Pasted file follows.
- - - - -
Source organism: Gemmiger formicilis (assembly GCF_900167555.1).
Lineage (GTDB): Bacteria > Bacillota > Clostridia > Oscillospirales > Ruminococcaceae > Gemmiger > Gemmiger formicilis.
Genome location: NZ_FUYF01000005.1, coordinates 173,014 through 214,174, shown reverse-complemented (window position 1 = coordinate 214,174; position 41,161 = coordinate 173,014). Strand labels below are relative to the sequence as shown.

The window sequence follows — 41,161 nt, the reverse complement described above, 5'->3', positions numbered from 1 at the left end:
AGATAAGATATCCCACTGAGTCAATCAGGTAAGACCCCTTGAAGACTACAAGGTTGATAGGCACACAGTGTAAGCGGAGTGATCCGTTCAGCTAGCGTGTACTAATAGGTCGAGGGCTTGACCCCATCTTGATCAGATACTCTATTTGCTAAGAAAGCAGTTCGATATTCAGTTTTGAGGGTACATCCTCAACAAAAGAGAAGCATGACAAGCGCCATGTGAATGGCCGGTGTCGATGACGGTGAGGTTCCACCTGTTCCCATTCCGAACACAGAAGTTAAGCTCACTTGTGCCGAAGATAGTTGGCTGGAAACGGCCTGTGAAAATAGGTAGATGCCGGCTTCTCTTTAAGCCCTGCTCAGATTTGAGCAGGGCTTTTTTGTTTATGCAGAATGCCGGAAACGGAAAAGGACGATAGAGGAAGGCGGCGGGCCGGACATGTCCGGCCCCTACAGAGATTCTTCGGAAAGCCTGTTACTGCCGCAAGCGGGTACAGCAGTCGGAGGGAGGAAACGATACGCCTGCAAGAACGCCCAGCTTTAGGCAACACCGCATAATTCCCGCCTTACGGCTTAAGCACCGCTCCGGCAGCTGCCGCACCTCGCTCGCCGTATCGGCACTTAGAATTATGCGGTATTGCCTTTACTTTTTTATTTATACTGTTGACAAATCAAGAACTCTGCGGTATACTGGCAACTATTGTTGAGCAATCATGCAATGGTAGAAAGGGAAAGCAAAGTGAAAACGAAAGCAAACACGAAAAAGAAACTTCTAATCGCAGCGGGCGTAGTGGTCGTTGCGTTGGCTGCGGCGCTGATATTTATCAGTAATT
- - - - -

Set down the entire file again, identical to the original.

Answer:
Source organism: Gemmiger formicilis (assembly GCF_900167555.1).
Lineage (GTDB): Bacteria > Bacillota > Clostridia > Oscillospirales > Ruminococcaceae > Gemmiger > Gemmiger formicilis.
Genome location: NZ_FUYF01000005.1, coordinates 173,014 through 214,174, shown reverse-complemented (window position 1 = coordinate 214,174; position 41,161 = coordinate 173,014). Strand labels below are relative to the sequence as shown.

The window sequence follows — 41,161 nt, the reverse complement described above, 5'->3', positions numbered from 1 at the left end:
AGATAAGATATCCCACTGAGTCAATCAGGTAAGACCCCTTGAAGACTACAAGGTTGATAGGCACACAGTGTAAGCGGAGTGATCCGTTCAGCTAGCGTGTACTAATAGGTCGAGGGCTTGACCCCATCTTGATCAGATACTCTATTTGCTAAGAAAGCAGTTCGATATTCAGTTTTGAGGGTACATCCTCAACAAAAGAGAAGCATGACAAGCGCCATGTGAATGGCCGGTGTCGATGACGGTGAGGTTCCACCTGTTCCCATTCCGAACACAGAAGTTAAGCTCACTTGTGCCGAAGATAGTTGGCTGGAAACGGCCTGTGAAAATAGGTAGATGCCGGCTTCTCTTTAAGCCCTGCTCAGATTTGAGCAGGGCTTTTTTGTTTATGCAGAATGCCGGAAACGGAAAAGGACGATAGAGGAAGGCGGCGGGCCGGACATGTCCGGCCCCTACAGAGATTCTTCGGAAAGCCTGTTACTGCCGCAAGCGGGTACAGCAGTCGGAGGGAGGAAACGATACGCCTGCAAGAACGCCCAGCTTTAGGCAACACCGCATAATTCCCGCCTTACGGCTTAAGCACCGCTCCGGCAGCTGCCGCACCTCGCTCGCCGTATCGGCACTTAGAATTATGCGGTATTGCCTTTACTTTTTTATTTATACTGTTGACAAATCAAGAACTCTGCGGTATACTGGCAACTATTGTTGAGCAATCATGCAATGGTAGAAAGGGAAAGCAAAGTGAAAACGAAAGCAAACACGAAAAAGAAACTTCTAATCGCAGCGGGCGTAGTGGTCGTTGCGTTGGCTGCGGCGCTGATATTTATCAGTAATT